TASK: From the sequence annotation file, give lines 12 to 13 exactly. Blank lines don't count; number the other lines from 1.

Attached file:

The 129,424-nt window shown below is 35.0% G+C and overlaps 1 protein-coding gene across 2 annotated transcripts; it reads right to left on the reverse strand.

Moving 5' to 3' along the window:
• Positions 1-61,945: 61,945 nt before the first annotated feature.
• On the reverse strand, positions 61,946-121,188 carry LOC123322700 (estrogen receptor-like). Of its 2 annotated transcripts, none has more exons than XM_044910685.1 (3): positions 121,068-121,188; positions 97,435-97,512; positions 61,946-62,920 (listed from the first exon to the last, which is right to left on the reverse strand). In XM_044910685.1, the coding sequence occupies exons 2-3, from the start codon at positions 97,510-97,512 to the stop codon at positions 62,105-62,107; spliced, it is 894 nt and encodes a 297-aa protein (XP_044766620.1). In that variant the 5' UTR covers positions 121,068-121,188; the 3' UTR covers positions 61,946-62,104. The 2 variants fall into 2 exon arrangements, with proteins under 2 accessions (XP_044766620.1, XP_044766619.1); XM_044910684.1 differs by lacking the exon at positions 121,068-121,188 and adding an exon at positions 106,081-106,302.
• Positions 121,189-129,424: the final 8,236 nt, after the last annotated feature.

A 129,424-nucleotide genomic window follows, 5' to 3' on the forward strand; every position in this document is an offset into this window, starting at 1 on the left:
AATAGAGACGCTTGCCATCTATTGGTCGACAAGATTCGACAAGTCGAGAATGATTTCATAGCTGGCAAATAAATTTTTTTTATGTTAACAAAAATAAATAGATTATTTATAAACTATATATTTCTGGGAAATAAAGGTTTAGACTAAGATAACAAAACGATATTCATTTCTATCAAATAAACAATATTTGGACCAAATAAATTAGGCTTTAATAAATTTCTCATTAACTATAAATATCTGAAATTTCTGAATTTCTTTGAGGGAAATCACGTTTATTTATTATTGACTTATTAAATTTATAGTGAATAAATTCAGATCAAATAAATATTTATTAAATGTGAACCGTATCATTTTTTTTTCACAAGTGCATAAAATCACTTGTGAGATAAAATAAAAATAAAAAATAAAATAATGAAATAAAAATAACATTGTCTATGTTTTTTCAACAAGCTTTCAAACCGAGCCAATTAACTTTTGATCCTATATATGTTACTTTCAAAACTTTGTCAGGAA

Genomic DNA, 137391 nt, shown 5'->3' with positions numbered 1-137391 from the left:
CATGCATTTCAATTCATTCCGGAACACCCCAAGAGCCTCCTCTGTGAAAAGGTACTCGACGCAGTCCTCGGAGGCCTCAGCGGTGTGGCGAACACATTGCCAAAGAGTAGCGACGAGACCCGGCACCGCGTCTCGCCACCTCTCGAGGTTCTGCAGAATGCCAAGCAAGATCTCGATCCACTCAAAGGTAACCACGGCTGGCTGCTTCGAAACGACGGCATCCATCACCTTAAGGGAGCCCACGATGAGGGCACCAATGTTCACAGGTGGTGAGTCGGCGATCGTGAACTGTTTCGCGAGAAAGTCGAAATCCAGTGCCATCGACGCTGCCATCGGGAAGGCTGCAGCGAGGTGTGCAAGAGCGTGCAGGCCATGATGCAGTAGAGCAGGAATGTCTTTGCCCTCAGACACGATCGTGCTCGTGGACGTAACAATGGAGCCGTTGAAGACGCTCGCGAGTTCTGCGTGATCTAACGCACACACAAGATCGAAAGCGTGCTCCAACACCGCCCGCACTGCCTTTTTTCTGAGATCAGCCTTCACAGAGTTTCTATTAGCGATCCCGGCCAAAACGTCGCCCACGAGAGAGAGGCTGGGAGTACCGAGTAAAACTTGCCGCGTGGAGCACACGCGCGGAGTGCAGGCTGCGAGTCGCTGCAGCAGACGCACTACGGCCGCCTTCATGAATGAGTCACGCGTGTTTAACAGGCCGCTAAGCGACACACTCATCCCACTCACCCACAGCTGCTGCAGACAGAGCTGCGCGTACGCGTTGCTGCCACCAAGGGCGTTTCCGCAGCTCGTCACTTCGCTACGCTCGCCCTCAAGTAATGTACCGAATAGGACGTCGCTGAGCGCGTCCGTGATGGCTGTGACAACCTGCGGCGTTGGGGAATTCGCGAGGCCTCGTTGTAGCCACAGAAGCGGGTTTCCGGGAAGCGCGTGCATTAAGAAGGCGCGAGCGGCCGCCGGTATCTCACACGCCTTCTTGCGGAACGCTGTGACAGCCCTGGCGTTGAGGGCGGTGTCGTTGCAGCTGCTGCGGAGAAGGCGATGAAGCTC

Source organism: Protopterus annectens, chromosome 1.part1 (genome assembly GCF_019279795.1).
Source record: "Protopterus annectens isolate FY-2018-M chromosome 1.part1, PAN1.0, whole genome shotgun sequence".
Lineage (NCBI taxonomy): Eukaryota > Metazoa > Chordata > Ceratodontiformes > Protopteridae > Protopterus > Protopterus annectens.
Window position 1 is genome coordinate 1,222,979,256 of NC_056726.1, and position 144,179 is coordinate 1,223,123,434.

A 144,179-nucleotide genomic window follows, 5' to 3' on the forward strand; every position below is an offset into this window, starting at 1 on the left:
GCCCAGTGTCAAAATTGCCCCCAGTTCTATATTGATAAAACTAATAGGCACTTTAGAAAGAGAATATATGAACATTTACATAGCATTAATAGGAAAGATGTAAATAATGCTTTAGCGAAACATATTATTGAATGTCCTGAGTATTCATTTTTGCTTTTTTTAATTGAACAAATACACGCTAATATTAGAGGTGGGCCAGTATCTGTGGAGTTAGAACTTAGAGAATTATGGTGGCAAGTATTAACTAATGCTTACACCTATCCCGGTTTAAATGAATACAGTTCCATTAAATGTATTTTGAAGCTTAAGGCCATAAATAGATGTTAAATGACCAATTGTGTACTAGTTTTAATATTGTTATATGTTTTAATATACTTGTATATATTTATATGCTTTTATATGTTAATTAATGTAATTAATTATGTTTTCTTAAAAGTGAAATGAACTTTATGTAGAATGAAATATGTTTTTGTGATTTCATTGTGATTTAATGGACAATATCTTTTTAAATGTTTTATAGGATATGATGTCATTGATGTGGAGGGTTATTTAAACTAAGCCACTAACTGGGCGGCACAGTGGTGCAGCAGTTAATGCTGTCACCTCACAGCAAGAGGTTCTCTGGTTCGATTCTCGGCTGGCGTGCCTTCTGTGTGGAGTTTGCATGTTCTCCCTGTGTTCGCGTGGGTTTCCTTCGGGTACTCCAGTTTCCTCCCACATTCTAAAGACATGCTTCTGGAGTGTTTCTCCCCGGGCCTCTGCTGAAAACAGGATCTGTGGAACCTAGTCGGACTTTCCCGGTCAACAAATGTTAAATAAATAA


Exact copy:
Lineage (NCBI taxonomy): Eukaryota > Metazoa > Chordata > Ceratodontiformes > Protopteridae > Protopterus > Protopterus annectens.
Window position 1 is genome coordinate 1,222,979,256 of NC_056726.1, and position 144,179 is coordinate 1,223,123,434.